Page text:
Would Obama Tax Your Life Savings?

October 27, 2008

A new John McCain ad out makes this claim:

I know your life savings have been hit hard, but we'll rebuild them.

Barack Obama wants to increase taxes on your savings.

You can't afford that.

He's quite a talker.

But that's just bad judgment.

So would Obama increase taxes on your savings? Maybe. In terms of direct tax increases on your savings, Obama's tax plan (as stated now) would likely not increase your taxes on savings if you make less than $250,000. That's because he favors keeping the lower income tax rates on both ordinary income (interest) and dividends and capital gains for those in the bottom four income brackets. Now it is true that a disproportionate amount of income derived from savings would be taxed given that Obama seeks to raise the rates on those who earn a disproportionate amount of the income from savings.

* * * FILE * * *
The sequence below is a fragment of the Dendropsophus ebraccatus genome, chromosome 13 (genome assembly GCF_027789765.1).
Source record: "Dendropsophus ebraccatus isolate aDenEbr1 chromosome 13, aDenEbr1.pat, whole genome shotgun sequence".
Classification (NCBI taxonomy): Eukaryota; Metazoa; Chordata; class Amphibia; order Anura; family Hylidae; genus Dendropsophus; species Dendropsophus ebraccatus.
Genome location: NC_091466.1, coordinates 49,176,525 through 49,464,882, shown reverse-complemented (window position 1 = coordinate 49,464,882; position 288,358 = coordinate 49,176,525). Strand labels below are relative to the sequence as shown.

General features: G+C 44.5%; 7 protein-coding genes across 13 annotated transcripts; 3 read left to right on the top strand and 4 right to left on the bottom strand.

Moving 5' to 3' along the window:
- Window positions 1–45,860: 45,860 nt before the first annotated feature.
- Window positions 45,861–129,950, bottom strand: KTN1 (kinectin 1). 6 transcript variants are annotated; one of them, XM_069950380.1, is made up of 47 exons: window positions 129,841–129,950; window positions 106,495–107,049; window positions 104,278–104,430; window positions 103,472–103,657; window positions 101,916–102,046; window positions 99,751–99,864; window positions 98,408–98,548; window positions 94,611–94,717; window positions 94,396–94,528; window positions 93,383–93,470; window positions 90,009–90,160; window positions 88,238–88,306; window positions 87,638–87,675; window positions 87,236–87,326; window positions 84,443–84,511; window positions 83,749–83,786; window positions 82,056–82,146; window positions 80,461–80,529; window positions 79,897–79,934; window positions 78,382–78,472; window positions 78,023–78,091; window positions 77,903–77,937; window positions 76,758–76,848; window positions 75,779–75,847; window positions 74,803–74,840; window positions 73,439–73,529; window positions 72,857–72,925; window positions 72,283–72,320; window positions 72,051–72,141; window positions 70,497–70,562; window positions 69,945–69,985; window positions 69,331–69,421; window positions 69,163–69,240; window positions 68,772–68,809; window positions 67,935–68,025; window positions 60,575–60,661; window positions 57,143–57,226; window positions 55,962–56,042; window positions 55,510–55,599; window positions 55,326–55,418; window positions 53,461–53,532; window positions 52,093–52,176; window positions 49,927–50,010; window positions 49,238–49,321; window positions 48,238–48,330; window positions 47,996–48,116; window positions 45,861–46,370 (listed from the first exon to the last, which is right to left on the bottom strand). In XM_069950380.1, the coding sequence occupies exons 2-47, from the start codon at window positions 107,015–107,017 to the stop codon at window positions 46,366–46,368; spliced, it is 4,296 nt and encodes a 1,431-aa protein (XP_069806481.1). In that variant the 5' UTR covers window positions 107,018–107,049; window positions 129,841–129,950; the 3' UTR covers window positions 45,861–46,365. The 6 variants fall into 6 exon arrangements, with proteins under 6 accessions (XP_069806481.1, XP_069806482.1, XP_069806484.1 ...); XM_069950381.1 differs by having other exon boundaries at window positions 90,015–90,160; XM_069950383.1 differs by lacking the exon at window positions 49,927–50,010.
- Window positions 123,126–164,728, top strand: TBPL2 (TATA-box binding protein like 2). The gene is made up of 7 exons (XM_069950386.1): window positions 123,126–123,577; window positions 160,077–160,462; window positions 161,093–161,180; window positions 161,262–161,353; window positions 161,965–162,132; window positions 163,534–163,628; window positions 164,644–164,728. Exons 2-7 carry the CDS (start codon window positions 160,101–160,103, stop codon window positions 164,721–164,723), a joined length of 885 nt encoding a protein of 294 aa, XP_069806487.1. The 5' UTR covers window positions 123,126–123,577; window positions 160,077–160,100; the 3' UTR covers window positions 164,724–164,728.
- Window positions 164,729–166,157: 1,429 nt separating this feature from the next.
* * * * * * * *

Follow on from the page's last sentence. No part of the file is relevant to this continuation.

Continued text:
But there are the indirect effects on your savings as well from other tax changes that Sen. Obama is proposing. Raising taxes on capital gains or dividends on upper-income individuals could have an adverse effect on those who hold savings yet don't directly face the higher rates. Maybe the fact that he raises taxes on a large fraction of business income taxed in the individual code could adversely affect the savings of those not in the top two rates. However, by this argument of economic incidence in a general equilibrium setting, the McCain campaign is inconsistent because it keeps pointing out when attacking Obama's plan that many of those in the bottom don't pay any income taxes. If these lower-and-middle income people would bear any burden from higher taxes on businesses and higher taxes on those at the top, then they are actually paying some of the individual income tax, albeit indirectly through lower wages and lower returns to savings.


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